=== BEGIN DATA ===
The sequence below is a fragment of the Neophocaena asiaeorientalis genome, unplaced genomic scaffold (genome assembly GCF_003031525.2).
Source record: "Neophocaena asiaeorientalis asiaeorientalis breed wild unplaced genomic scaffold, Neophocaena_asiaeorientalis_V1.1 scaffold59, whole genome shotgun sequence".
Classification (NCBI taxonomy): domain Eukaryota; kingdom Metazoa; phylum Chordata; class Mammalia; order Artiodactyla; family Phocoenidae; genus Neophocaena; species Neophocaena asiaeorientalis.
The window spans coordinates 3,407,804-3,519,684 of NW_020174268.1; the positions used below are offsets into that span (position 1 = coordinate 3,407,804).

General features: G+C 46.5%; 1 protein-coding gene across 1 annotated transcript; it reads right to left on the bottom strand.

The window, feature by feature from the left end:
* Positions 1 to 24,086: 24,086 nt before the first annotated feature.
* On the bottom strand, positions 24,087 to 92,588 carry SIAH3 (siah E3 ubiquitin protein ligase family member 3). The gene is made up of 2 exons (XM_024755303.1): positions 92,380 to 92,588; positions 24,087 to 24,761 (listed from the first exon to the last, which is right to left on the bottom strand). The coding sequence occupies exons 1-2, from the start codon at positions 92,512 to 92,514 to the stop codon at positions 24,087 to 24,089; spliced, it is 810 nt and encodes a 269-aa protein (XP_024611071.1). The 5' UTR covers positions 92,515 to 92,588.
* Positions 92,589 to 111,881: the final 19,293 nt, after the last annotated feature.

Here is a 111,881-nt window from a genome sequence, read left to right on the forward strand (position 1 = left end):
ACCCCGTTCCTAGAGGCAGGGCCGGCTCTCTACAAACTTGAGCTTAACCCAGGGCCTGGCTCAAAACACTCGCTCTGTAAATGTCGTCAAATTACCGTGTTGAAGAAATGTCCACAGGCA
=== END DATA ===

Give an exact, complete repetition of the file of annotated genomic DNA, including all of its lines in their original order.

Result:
The sequence below is a fragment of the Neophocaena asiaeorientalis genome, unplaced genomic scaffold (genome assembly GCF_003031525.2).
Source record: "Neophocaena asiaeorientalis asiaeorientalis breed wild unplaced genomic scaffold, Neophocaena_asiaeorientalis_V1.1 scaffold59, whole genome shotgun sequence".
Classification (NCBI taxonomy): domain Eukaryota; kingdom Metazoa; phylum Chordata; class Mammalia; order Artiodactyla; family Phocoenidae; genus Neophocaena; species Neophocaena asiaeorientalis.
The window spans coordinates 3,407,804-3,519,684 of NW_020174268.1; the positions used below are offsets into that span (position 1 = coordinate 3,407,804).

General features: G+C 46.5%; 1 protein-coding gene across 1 annotated transcript; it reads right to left on the bottom strand.

The window, feature by feature from the left end:
* Positions 1 to 24,086: 24,086 nt before the first annotated feature.
* On the bottom strand, positions 24,087 to 92,588 carry SIAH3 (siah E3 ubiquitin protein ligase family member 3). The gene is made up of 2 exons (XM_024755303.1): positions 92,380 to 92,588; positions 24,087 to 24,761 (listed from the first exon to the last, which is right to left on the bottom strand). The coding sequence occupies exons 1-2, from the start codon at positions 92,512 to 92,514 to the stop codon at positions 24,087 to 24,089; spliced, it is 810 nt and encodes a 269-aa protein (XP_024611071.1). The 5' UTR covers positions 92,515 to 92,588.
* Positions 92,589 to 111,881: the final 19,293 nt, after the last annotated feature.

Here is a 111,881-nt window from a genome sequence, read left to right on the forward strand (position 1 = left end):
ACCCCGTTCCTAGAGGCAGGGCCGGCTCTCTACAAACTTGAGCTTAACCCAGGGCCTGGCTCAAAACACTCGCTCTGTAAATGTCGTCAAATTACCGTGTTGAAGAAATGTCCACAGGCA